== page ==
Andy, Champion of the World

Andy Murray posing in front of a trophy

In some ways, it seems ironic that tennis world No. 1 Andy Murray should win his third Sports “Personality” of the Year award. Unfortunately for the dour Scot, he makes Courtney Wood (Sunday’s Apprentice runner-up) – or, for that matter, a damp rag – look charismatic. Still, it is difficult to overstate that for what Murray lacks in expression, he compensates for in sheer perseverance, hard work and a thirst for victory. In just five months since losing the French Open final, Murray has overturned a deficit of 8,000 ranking points to replace Novak Djokovic as men’s tennis world number one. Chris Hoy is right; we are in the presence of Scotland’s greatest ever sportsperson, an accolade justly rewarded last night. Unless the western world suddenly rediscovers common sense on January 1st, I’d propose that Murray is our only solace for the ominous year ahead. The boy from Dunblane should live up to his messianic billing.

In an era dominated by three giants of the game of tennis: Roger Federer, Rafael Nadal, and Novak Djokovic (the latter, until 7th November, world No.1 for 122 consecutive weeks), I doubted whether Murray would ever reach that fabled, historical position. It always seemed that commentators talked of a “Big Four” out of sympathy for the Brit, an apologia for an extraordinarily talented generation. As late as June, it was unfathomable that Murray would make any sort of impression at the top of the game, having been hindered since first reaching the No. 2 spot in July 2009. Given how the game has changed over the years, it is impossible to compare the Scot to a McEnroe, Sampras, or Börg, but one can’t help feeling that in earlier generations, Murray would finally get his chance to dominate.

Nonetheless, capitalising on a slight physical and mental deterioration for Novak - experiencing shock early losses at Wimbledon and the Olympics - Andy has finally broken through at the age of 29. In the immediate aftermath of Brexit and England’s ignominious exit from the Euros, a reporter asked him how it felt to be Britain’s “last hope”, and with characteristic humility, he replied, “It’s not that bad, is it?”. But evidently, he thrived under that expectation, winning eight titles from Queen’s Club to Wimbledon, the Olympics, and the ATP World Tour Finals (a fantastic experience if ever you have a spare £40 to relinquish). The final five victories arrived in the space of six weeks, giving Murray a 24-match winning streak which looked doubtful after successive losses in the US Open quarter-final (to Kei Nishikori) and the Davis Cup (to Juan Martín del Potro). The mantle of “unbeatable” has inexplicably passed from Djokovic to the Brit, giving me hours of joyful procrastination in the process.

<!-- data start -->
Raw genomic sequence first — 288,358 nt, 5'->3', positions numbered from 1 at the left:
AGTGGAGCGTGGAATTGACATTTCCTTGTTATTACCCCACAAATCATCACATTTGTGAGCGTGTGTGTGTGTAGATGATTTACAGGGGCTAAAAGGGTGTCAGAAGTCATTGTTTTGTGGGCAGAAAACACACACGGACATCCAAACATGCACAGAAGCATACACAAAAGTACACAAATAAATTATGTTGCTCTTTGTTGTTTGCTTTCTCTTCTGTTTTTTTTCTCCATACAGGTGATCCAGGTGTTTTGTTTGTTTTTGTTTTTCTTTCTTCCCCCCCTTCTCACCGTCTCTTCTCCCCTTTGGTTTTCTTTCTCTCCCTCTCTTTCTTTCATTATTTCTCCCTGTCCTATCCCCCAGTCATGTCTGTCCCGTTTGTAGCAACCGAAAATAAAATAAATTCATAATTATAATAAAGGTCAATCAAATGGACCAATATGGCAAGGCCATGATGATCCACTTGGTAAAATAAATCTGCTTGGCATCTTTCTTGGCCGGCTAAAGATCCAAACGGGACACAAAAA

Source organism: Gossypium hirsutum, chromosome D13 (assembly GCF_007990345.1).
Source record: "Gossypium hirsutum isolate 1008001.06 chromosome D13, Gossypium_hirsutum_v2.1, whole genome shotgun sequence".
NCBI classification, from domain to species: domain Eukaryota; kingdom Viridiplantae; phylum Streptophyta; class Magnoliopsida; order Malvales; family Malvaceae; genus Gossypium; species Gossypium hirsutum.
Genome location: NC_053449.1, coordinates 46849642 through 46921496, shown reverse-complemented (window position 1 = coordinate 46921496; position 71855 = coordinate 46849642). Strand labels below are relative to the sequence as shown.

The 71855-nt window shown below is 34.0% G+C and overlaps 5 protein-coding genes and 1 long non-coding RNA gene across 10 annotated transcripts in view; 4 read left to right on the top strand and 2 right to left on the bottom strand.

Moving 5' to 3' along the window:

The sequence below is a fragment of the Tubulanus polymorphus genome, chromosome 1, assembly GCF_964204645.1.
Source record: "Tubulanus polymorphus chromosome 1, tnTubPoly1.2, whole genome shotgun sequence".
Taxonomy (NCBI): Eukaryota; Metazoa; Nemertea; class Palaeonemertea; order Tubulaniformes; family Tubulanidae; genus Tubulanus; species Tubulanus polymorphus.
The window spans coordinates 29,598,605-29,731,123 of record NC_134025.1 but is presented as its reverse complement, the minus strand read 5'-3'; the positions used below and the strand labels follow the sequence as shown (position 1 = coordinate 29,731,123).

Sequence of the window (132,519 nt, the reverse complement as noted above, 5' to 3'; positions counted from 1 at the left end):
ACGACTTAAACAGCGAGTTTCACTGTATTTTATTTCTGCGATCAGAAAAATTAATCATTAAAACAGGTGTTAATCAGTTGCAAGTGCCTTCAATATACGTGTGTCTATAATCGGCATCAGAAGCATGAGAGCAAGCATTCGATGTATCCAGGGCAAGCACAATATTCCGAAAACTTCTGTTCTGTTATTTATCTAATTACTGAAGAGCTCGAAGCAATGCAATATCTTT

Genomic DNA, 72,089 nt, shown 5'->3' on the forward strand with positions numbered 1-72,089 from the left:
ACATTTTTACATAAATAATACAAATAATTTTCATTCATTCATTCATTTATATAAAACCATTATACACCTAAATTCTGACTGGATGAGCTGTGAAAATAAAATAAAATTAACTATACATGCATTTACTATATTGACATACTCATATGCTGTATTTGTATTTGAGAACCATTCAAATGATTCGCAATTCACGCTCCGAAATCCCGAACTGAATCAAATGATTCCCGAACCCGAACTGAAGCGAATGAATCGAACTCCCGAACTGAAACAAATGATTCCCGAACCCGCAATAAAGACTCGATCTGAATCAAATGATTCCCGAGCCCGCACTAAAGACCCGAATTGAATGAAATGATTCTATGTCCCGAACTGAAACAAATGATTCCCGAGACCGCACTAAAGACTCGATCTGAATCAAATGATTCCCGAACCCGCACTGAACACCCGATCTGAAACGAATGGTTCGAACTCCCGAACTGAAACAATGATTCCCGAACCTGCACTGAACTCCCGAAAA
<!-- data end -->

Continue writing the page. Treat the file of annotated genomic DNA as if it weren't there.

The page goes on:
Andy’s improved mindset is critical to his success. As his coach Jamie Delgado commented, the birth of his daughter Sophia in February seems to have refreshed the Scot’s drive and desire for further glory, but also tempered the losses. The stability and importance of home life gives the Scot a perspective beyond tennis, lacking with Djokovic after he secured the Career Grand Slam with his French Open victory. I would also comment that the addition of Delgado, and return of the expressionless Ivan Lendl to Murray’s coaching team, has reshaped the Scot’s psychological approach to key matches and points. Under previous coaches Björkman and Mauresmo, he seemed more likely to slip into bouts of self-doubt – long lapses in concentration which cost him matches. Lendl seems the sort to give Murray a good bollocking, frankly, if this happens.